Vladimir Kramnik, world chess champion, and the team behind chess computer Deep Fritz 7 said they would be happy to stage a replay after the human versus computer chess match ended in a 4-4 tie early in October, the organizers said on their Web site.
The match, which was locked at 3-3 after Deep Fritz won two consecutive games, fizzled out as the last two games ended in quick draws, after 28 moves and just 21 moves in the final game, in which Kramnik had the advantage of the white pieces.
“Fritz will play anyone, anywhere, anytime,” the program’s German developer Chessbase GmbH stated on the organizers’ Web site. “We’ve learned a lot from this, and there is much we can do to increase Fritz’s playing strength.”
“It is now clear that the top program and the world champion are approximately equal.”
Kramnik collected US$800,000 in prize money for drawing the match.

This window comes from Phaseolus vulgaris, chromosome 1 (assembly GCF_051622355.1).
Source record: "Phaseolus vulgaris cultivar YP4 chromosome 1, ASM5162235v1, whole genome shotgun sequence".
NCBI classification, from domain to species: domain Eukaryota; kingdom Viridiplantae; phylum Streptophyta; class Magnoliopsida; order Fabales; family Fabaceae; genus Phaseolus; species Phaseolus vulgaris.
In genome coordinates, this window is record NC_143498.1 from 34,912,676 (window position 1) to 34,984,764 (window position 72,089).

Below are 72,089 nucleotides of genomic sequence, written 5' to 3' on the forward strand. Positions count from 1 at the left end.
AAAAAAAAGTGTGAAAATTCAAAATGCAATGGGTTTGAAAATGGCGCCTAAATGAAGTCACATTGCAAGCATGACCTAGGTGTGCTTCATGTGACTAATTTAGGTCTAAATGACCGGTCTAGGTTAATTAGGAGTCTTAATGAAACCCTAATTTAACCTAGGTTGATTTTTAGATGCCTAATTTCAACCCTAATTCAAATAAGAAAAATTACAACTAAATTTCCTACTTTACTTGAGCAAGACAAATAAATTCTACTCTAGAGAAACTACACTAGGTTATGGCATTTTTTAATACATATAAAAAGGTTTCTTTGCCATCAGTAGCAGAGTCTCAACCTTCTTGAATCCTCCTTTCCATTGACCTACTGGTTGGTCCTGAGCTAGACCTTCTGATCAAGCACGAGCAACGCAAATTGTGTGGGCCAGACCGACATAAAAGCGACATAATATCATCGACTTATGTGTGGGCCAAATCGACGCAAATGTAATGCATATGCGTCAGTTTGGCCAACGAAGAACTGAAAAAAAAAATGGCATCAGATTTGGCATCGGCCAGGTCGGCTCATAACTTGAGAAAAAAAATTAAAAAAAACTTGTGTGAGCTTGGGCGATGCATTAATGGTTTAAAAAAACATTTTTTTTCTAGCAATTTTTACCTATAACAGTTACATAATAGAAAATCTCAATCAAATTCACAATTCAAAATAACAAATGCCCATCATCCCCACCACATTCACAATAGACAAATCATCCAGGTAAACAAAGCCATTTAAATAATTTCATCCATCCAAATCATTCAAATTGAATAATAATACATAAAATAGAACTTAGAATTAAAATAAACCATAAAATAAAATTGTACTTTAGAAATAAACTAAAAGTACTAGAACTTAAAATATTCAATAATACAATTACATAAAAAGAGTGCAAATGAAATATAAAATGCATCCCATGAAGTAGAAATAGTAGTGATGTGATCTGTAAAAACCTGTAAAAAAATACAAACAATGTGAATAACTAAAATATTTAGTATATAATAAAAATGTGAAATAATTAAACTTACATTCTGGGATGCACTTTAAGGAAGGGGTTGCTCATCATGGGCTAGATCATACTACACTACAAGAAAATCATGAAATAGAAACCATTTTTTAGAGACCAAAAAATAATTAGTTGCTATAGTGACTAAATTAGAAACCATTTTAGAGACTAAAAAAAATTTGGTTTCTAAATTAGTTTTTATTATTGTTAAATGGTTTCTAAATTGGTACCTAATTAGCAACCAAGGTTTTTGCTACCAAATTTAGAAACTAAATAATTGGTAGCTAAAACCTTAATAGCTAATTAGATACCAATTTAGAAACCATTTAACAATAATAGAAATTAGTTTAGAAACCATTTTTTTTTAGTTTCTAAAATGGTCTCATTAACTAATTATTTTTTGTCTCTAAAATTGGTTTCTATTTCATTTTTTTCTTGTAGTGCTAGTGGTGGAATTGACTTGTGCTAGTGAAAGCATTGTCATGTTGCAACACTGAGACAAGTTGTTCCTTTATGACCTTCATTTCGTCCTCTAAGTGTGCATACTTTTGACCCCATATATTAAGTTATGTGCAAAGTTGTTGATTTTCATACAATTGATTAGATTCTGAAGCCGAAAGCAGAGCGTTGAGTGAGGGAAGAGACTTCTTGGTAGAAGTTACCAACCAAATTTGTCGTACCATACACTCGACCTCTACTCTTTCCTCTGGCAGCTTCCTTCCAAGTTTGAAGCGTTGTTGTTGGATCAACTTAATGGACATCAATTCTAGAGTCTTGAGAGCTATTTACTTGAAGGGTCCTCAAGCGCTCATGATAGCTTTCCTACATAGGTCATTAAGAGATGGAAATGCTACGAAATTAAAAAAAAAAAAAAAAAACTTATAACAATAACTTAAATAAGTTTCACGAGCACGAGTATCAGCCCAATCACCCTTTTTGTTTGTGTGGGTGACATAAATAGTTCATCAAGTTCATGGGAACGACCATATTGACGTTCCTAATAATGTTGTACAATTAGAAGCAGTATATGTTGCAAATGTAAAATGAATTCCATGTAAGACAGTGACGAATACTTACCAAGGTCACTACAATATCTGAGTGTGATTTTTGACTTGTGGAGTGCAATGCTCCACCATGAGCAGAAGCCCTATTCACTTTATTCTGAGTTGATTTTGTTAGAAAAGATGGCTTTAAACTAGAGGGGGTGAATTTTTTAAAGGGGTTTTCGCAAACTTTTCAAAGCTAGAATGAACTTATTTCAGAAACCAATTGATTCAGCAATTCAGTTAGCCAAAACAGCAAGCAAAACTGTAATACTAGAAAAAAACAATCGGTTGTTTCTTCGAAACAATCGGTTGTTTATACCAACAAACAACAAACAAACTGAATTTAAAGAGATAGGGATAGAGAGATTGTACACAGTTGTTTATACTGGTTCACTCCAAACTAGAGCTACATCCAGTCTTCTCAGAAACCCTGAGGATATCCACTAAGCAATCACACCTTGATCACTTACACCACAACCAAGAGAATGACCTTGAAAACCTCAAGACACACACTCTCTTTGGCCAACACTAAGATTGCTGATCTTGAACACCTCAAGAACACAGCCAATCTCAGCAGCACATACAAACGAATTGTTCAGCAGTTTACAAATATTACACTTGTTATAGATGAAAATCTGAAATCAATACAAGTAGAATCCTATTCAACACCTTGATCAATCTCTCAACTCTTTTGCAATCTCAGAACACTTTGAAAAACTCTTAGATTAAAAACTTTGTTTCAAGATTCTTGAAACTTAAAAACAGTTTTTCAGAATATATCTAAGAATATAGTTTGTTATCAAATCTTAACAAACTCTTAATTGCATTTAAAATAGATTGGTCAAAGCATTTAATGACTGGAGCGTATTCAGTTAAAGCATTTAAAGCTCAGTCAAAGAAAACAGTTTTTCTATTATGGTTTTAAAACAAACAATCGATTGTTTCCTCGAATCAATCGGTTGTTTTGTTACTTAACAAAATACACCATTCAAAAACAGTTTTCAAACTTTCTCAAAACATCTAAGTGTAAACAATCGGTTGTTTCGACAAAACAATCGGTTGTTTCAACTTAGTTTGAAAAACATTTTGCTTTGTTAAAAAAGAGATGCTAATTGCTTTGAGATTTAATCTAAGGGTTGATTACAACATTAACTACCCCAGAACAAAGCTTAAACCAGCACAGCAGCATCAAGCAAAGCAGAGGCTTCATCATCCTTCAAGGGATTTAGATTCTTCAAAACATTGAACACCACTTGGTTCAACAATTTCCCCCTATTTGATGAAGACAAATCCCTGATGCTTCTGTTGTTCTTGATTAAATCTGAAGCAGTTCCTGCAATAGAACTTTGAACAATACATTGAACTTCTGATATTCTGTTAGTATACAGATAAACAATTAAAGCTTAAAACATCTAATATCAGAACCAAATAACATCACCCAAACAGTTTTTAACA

Over the years, scientists and philosophers have debated whether the ability of computers to play good chess is a sign of “artificial intelligence” or whether the computer is competitive simply because of its gigantic processing capability.
Massachusetts Institute of Technology (MIT) professor of linguistics Noam Chomsky has been reported as saying that a computer program beating a grandmaster at chess is about as interesting as a bulldozer winning an Olympic weightlifting competition.
The idea of a chess machine dates in its modern form from 1945, when the U.K. mathematician Alan Turing, in a paper called A Proposed Electronic Calculator wrote that “the machine could probably be made to play very good chess.”